Looks like parfait! Have you ever met a person, you say, “Let’s get some parfait,” they say, “Hell no, I don’t like no parfait”? Parfaits are delicious.”

  • SamDS

    what is happening, inside my eyeballs?

  • Donald

    Most of the coloured inner balls are a polyurethane. The different colours are probably different densities and durometers (squishy vs. hard). The outer dimpled coat is almost always Dupont Surlyn. Okay, explanations:

    Polyurethane is a very common plastic with almost infinite customizable formulations (molded truck engine hoods, skateboard wheels, those rubber connector covers on your DSLR). Most polyurethane moldings are actually foamed, just very dense, ultra small gas bubbles. For example, every golfer knows their balls sink. Some golf driving ranges use floater balls into a large pond for automatic siphon capture return, these balls just have slightly larger gas bubbles during mold foaming cycle.

    Foamed polyurethanes are stress free, meaning they can accept the tremendous shock-impact and multiple elastic deformation cycles that propel the ball, without shattering. The pseudoscience enters into the explanations for multiple inner balls: small dense core = sharp response off the club capturing more kinetic energy, multi stage densities sympathetically amplify inertial energy, and etc… Just look out for the infamous “quantum” energy. The different colours are just a manufacturing legend separating individual in-process component parts by models and price points during processing.

    I’ve never heard of a metal inner core sphere in a golf ball, metals don’t deform elastically very well. Golf balls used to be small cork or wood center, several hundred feet of rubber band windings to size, then a Surlyn coat. These were a blast to cut open because done right, the released rubber band winding would unwind itself in jumping, snapping, angry snake fashion. Fun! Let it go and hand it to your sister!

  • Joey Duncan

    I agree at the least the closest one from the bottom is metal, or rather aluminium. Metal isn’t really known for return to shape so it seems like they would degrade or deform at some point. Golf balls are typically rather elastic, it’s how the process works when hitting them.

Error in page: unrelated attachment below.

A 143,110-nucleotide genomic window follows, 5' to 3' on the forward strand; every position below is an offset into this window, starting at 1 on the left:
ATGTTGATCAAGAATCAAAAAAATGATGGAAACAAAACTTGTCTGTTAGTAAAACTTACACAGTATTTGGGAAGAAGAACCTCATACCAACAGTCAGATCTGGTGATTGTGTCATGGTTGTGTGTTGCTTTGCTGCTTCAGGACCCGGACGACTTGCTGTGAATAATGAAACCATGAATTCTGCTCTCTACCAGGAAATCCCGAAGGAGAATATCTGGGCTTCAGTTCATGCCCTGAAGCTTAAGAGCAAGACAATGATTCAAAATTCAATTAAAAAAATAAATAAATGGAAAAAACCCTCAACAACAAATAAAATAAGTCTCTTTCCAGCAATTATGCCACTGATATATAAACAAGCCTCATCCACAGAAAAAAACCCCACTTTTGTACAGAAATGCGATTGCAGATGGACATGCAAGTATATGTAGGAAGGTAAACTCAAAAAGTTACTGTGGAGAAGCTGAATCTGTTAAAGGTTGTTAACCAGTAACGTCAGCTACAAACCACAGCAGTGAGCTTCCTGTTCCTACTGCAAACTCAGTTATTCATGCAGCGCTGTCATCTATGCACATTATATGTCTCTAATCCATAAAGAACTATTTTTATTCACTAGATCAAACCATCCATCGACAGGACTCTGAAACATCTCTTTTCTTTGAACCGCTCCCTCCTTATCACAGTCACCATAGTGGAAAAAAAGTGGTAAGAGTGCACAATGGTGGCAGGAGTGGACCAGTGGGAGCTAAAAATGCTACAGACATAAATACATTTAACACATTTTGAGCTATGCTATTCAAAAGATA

Well either way, it’s cool to see.

  • Joey Duncan

    hey thanks for that.

    The last image of the shinny center, the outer portion really does look like aluminium cut.

    All of the images with shinny centers all appear to be built differently.

    A little Googling and it appears a long long time ago in a……… some companies used a metal core that was solid. I found a “new” company that it using a hollow metal core to allow the weight to maintain on the outside and allowing for less sidespin, straighter shots.

    So they do exist.

    I’ve learned a lot about Golfballs…. on a photography site *que the “MORE YOU KNOW” Logo*

  • Joswon

    I’m going to try with balloons.

  • Luke

    Hi ever one,
    I’m a student in my last year at school and i am cutting golf balls in half and setting them in a resin block to make a coffee table. i have figured out how I’m going to do every thing besides how to cut them in half i have a variety of hand saws, band saw and drop saw at school but have had many problems using these tools.

    Eg: Drop saw blade is to thick and dangerous, band saw i could very easily cut my finger off because of the size of the golf ball and hand saws take for ever plus make a very messy job.